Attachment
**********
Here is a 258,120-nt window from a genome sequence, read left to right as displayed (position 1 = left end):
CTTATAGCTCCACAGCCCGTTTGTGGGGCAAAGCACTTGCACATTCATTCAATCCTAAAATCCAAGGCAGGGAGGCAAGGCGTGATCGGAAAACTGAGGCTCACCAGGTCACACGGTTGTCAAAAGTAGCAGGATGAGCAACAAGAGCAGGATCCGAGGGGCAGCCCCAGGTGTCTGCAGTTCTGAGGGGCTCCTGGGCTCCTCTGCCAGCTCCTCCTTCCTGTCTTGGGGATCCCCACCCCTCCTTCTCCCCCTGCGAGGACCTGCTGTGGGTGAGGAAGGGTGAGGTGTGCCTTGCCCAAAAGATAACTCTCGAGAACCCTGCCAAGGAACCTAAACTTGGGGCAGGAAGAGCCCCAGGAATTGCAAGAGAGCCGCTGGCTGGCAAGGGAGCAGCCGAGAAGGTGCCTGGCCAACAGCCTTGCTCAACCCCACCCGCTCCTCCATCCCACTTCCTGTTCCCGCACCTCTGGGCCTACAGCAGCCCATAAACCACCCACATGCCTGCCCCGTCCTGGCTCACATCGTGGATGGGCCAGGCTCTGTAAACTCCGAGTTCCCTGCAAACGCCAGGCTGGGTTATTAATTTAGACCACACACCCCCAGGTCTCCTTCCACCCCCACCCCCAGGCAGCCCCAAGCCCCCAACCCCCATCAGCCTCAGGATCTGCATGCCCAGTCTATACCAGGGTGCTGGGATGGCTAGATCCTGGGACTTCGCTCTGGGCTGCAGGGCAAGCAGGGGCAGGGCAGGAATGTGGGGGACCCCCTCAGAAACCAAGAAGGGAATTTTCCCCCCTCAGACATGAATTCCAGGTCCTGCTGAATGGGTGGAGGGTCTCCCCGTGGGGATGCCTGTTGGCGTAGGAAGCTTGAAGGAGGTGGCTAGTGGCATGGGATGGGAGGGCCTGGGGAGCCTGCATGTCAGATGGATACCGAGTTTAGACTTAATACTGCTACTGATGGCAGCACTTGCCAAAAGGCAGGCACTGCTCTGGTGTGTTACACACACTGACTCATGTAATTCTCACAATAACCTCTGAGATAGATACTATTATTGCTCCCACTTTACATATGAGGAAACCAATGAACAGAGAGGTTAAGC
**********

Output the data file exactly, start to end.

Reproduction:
Here is a 258,120-nt window from a genome sequence, read left to right as displayed (position 1 = left end):
CTTATAGCTCCACAGCCCGTTTGTGGGGCAAAGCACTTGCACATTCATTCAATCCTAAAATCCAAGGCAGGGAGGCAAGGCGTGATCGGAAAACTGAGGCTCACCAGGTCACACGGTTGTCAAAAGTAGCAGGATGAGCAACAAGAGCAGGATCCGAGGGGCAGCCCCAGGTGTCTGCAGTTCTGAGGGGCTCCTGGGCTCCTCTGCCAGCTCCTCCTTCCTGTCTTGGGGATCCCCACCCCTCCTTCTCCCCCTGCGAGGACCTGCTGTGGGTGAGGAAGGGTGAGGTGTGCCTTGCCCAAAAGATAACTCTCGAGAACCCTGCCAAGGAACCTAAACTTGGGGCAGGAAGAGCCCCAGGAATTGCAAGAGAGCCGCTGGCTGGCAAGGGAGCAGCCGAGAAGGTGCCTGGCCAACAGCCTTGCTCAACCCCACCCGCTCCTCCATCCCACTTCCTGTTCCCGCACCTCTGGGCCTACAGCAGCCCATAAACCACCCACATGCCTGCCCCGTCCTGGCTCACATCGTGGATGGGCCAGGCTCTGTAAACTCCGAGTTCCCTGCAAACGCCAGGCTGGGTTATTAATTTAGACCACACACCCCCAGGTCTCCTTCCACCCCCACCCCCAGGCAGCCCCAAGCCCCCAACCCCCATCAGCCTCAGGATCTGCATGCCCAGTCTATACCAGGGTGCTGGGATGGCTAGATCCTGGGACTTCGCTCTGGGCTGCAGGGCAAGCAGGGGCAGGGCAGGAATGTGGGGGACCCCCTCAGAAACCAAGAAGGGAATTTTCCCCCCTCAGACATGAATTCCAGGTCCTGCTGAATGGGTGGAGGGTCTCCCCGTGGGGATGCCTGTTGGCGTAGGAAGCTTGAAGGAGGTGGCTAGTGGCATGGGATGGGAGGGCCTGGGGAGCCTGCATGTCAGATGGATACCGAGTTTAGACTTAATACTGCTACTGATGGCAGCACTTGCCAAAAGGCAGGCACTGCTCTGGTGTGTTACACACACTGACTCATGTAATTCTCACAATAACCTCTGAGATAGATACTATTATTGCTCCCACTTTACATATGAGGAAACCAATGAACAGAGAGGTTAAGC